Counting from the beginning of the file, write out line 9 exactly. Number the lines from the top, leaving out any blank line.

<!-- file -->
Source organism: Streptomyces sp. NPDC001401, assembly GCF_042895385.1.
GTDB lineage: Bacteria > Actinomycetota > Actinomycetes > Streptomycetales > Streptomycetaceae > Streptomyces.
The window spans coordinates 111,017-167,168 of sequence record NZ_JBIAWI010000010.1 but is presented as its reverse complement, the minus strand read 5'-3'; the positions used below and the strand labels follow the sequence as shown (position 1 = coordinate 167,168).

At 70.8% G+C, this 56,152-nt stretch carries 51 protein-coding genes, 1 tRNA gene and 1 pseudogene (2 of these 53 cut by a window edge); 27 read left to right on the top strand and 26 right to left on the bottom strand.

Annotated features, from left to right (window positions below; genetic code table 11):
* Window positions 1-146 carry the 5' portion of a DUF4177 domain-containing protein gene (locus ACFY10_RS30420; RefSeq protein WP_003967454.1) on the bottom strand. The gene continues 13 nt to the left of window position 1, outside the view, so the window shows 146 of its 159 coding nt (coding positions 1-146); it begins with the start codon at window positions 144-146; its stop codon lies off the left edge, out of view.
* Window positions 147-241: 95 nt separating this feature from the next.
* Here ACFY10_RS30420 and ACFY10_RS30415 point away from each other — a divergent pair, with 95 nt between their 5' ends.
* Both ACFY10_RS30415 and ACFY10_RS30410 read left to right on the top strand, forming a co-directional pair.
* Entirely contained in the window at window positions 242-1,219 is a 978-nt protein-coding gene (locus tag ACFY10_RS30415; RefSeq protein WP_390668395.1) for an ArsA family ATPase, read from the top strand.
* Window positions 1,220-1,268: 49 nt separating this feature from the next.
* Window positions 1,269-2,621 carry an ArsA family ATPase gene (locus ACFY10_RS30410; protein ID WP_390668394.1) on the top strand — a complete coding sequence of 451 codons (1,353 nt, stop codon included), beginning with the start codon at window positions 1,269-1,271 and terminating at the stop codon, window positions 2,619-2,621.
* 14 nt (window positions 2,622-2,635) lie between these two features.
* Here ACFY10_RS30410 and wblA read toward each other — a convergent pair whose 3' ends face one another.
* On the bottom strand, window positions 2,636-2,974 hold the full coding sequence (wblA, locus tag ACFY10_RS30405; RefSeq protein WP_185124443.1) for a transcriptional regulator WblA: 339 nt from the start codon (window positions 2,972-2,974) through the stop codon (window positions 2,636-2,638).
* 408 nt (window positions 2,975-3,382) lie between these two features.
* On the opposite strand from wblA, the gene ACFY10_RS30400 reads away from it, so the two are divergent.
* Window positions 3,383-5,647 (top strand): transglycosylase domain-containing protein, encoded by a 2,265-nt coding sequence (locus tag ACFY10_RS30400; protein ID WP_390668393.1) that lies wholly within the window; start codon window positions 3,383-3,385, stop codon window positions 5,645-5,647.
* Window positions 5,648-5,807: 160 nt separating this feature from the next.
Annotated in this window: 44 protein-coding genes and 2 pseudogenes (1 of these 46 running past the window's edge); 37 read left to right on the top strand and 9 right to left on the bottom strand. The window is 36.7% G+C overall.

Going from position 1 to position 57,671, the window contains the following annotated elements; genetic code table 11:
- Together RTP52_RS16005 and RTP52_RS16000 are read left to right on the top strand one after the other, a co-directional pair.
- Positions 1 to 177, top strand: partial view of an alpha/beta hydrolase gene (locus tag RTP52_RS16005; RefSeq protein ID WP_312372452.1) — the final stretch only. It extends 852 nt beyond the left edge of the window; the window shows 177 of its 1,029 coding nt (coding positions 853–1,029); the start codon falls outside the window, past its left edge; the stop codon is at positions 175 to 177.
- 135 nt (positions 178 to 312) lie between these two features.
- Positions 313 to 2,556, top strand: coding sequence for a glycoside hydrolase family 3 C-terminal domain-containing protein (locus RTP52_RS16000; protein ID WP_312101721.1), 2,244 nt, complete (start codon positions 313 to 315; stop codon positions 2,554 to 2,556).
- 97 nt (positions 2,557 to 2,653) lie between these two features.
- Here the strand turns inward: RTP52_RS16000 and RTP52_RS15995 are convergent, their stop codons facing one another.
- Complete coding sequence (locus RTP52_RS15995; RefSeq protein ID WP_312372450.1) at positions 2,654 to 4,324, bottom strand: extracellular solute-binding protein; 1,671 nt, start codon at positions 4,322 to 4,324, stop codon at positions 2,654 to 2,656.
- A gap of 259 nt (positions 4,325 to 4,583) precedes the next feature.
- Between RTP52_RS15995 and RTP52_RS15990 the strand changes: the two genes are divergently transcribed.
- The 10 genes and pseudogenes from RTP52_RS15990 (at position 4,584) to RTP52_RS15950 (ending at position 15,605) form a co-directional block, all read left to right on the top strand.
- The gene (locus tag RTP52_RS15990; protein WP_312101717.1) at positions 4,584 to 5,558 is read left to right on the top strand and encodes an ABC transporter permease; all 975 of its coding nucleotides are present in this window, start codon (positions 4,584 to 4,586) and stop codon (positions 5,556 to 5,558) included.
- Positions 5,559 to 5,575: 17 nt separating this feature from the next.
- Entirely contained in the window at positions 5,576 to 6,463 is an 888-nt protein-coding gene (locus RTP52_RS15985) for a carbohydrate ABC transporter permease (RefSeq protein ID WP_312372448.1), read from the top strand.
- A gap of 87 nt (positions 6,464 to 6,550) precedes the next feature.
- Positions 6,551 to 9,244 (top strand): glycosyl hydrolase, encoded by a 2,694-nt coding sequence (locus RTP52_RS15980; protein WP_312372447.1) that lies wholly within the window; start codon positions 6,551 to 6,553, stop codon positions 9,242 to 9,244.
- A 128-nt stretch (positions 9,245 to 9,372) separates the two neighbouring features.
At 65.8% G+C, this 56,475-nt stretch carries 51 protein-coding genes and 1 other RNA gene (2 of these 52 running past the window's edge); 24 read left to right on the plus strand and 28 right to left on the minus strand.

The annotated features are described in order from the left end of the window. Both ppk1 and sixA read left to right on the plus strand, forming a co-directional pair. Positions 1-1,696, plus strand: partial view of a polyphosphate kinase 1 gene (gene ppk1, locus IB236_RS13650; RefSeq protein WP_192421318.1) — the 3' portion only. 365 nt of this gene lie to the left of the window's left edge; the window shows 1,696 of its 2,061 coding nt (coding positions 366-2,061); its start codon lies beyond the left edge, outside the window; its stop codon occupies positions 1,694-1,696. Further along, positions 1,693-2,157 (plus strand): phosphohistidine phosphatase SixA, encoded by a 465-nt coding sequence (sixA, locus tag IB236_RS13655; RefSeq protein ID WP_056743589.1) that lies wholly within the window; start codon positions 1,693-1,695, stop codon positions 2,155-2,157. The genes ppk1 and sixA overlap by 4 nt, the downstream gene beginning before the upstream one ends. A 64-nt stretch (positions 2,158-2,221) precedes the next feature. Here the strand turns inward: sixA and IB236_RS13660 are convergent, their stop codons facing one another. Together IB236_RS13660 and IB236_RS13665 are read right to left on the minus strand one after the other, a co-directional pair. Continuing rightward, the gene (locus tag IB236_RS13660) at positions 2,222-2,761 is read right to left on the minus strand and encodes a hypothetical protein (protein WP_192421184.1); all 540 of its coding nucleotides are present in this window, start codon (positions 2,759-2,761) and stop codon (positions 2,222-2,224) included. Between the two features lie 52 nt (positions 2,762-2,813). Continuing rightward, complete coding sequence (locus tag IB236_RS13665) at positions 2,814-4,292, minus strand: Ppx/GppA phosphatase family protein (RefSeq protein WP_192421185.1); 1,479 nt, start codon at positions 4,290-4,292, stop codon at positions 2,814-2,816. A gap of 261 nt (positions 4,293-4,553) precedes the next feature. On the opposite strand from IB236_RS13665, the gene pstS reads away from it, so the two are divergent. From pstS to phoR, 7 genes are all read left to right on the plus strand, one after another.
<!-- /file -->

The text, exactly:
* Both ACFY10_RS30415 and ACFY10_RS30410 read left to right on the top strand, forming a co-directional pair.